Chickasaw Plum

Chickasaw Plum

Prunus angustifolia Marsahall


Chickasaw plum is a shrub or small tree that rarely exceeds 25 feet tall and is a member of the rose family (Rosaceae) ².  Young stems are reddish and have thorny bracelets 5.   Its leaves are alternate, 1 to 3 inches long, and have serrated margins ¹.  The leaf petiole bears two small, red glands at its apex 5. It flowers in early spring with clusters of 2 to 4 flowers about 0.5 inch across ².  The 0.5-inch plums ripen to a yellow or red in late spring or early summer ².


Flowers of Chikasaw plum.  B. Harms, Maryland Biodiversity

Project ³

Fruits of Chickasaw plum.  LSU4


Chickasaw plum grows in the southern US from Pennsylvania to California 5.  In Maryland it is largely found on the Western Shore of the Chesapeake Bay ³.

Natural range of Chickasaw plum. Wikimedia Commons 6

Wildlife Importance

Thickets of Chicksaw plum provide habitats and nesting sites for numerous birds  such as bobwhites, brown thrashers, gray catbirds, loggerhead shrike and painted buntings 5.  In addition birds consume the fruits ¹. The plant is host for several species of butterfly including the Coral Hairstreak and Eastern River Swallowtail ¹.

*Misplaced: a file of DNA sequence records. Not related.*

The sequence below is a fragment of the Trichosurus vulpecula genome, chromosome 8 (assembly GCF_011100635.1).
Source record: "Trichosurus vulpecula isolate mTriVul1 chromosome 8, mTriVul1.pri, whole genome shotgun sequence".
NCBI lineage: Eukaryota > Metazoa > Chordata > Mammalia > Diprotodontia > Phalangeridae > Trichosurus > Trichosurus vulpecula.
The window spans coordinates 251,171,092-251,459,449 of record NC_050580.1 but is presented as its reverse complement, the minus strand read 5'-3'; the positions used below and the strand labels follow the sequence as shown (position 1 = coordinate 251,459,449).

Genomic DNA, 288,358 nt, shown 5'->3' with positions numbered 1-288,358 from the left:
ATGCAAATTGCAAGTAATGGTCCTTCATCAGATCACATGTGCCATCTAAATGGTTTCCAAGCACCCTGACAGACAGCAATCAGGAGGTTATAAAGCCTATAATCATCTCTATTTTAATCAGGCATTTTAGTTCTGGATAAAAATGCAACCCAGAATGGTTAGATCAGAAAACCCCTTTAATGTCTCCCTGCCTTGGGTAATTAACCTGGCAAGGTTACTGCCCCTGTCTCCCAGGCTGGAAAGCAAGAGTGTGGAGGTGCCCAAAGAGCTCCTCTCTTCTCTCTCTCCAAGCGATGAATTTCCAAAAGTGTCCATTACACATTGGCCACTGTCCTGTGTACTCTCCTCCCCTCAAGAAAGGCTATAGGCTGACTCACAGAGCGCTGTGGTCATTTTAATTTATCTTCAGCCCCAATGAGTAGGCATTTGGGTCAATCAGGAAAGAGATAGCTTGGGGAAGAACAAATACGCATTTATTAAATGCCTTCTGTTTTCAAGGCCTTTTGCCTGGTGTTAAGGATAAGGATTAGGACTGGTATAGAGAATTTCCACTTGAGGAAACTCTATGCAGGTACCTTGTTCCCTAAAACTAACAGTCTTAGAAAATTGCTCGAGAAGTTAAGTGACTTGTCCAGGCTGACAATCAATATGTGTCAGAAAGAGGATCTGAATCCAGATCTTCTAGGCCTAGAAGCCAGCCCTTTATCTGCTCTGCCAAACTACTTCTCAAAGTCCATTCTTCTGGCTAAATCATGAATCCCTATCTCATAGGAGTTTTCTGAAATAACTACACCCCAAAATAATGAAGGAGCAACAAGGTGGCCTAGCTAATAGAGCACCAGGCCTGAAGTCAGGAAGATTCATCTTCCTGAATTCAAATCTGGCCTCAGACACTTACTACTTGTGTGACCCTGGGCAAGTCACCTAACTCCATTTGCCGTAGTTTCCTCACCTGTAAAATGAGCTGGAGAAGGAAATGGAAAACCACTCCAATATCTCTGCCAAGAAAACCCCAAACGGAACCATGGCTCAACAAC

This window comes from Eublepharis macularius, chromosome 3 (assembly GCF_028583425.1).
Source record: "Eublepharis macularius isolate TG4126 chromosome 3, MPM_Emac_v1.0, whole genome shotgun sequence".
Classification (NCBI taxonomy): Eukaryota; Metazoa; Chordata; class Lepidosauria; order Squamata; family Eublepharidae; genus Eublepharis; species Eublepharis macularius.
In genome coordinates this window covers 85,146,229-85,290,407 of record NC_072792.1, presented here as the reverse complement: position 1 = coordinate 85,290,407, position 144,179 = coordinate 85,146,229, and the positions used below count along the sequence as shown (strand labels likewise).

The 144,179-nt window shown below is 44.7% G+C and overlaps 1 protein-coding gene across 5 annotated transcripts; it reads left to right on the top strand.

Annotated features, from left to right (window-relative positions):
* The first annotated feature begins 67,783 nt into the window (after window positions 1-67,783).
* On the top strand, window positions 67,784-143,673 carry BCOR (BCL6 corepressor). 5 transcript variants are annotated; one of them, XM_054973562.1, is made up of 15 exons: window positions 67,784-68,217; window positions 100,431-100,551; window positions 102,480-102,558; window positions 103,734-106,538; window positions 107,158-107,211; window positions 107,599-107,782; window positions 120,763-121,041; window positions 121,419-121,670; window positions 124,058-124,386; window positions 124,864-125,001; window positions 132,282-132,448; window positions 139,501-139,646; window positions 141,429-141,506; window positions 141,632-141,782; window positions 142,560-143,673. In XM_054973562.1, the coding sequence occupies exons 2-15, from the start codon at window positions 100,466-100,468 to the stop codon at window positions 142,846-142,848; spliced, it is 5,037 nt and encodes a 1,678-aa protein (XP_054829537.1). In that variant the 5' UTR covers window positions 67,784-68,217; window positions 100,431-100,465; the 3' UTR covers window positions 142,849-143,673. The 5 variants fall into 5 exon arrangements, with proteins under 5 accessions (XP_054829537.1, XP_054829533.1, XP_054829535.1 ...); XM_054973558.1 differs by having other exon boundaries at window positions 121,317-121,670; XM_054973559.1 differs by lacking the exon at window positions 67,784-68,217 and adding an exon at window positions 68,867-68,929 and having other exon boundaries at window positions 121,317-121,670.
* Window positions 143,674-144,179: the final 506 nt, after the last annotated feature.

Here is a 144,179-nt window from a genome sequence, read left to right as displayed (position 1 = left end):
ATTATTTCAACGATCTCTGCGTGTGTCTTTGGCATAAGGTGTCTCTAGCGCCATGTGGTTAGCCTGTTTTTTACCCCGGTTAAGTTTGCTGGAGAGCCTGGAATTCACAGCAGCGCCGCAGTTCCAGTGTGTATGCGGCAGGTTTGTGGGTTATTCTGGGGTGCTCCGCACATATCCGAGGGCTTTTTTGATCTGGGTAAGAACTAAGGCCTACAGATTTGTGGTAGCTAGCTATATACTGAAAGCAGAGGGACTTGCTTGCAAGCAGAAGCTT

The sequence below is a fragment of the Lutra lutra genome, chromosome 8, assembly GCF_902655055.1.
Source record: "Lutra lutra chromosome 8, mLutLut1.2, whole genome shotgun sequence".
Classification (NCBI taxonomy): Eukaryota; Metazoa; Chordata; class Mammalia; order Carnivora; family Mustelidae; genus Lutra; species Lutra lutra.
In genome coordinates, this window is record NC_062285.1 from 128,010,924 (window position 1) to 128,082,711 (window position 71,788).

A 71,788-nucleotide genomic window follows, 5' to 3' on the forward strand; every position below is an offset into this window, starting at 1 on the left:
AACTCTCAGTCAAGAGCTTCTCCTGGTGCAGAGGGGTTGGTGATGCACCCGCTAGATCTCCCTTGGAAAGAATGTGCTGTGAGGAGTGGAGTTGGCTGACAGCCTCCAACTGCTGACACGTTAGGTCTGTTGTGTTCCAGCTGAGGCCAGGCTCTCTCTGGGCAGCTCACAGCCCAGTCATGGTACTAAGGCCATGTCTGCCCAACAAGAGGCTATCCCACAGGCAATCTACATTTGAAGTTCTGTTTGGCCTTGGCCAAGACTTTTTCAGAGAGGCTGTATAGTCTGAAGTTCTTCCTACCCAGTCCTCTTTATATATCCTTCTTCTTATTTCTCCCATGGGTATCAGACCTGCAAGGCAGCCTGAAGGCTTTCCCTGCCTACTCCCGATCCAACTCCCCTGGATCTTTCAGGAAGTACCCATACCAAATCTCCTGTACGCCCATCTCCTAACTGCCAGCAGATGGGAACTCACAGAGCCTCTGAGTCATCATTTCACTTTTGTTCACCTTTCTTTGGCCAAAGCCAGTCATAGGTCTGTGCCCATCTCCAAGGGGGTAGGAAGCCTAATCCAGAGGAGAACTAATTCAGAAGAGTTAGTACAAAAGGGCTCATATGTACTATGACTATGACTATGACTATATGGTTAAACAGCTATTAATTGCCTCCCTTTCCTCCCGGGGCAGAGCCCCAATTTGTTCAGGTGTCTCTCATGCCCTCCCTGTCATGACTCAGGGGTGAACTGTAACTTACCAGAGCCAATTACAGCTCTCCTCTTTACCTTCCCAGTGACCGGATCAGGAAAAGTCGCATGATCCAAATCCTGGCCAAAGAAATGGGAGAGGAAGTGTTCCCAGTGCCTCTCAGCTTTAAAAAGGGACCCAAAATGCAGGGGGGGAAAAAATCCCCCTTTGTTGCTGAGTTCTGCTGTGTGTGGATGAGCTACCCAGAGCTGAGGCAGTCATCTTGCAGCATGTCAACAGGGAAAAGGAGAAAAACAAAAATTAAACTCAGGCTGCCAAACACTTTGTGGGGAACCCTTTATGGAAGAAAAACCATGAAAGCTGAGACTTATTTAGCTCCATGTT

Economic Importance

The attractive early blooms have horticultural interest and the fruit is used for wines, jams and jellies 5.


Fruit damage can be caused by plum curculio and major disease can be caused by brown rot of the fruit and bacterial leaf spot 5.  Deer and herbivores may eat leaves and bark 5.

Interesting Facts

  • Chickasaw plum is used for stabilizing soil along stream banks5.
  • Chickasaw plum was first cultivated in 1874 5.


  1. North Carolina Extension: Prunus angustifolia
  2. Missouri Botanical Gardens;  Prunus angustifolia
  3. Maryland Biodiversity Project:  Chickasaw plum
  4. Louisiana State University: Prunus angustifolia
  5. USDA NRCS Plant Guide: Chickasaw Plum
  6. Wikimedia Commons: Prunus angustifolia

Contributed by J. Hull

Towson University Glen Arboretum

Towson University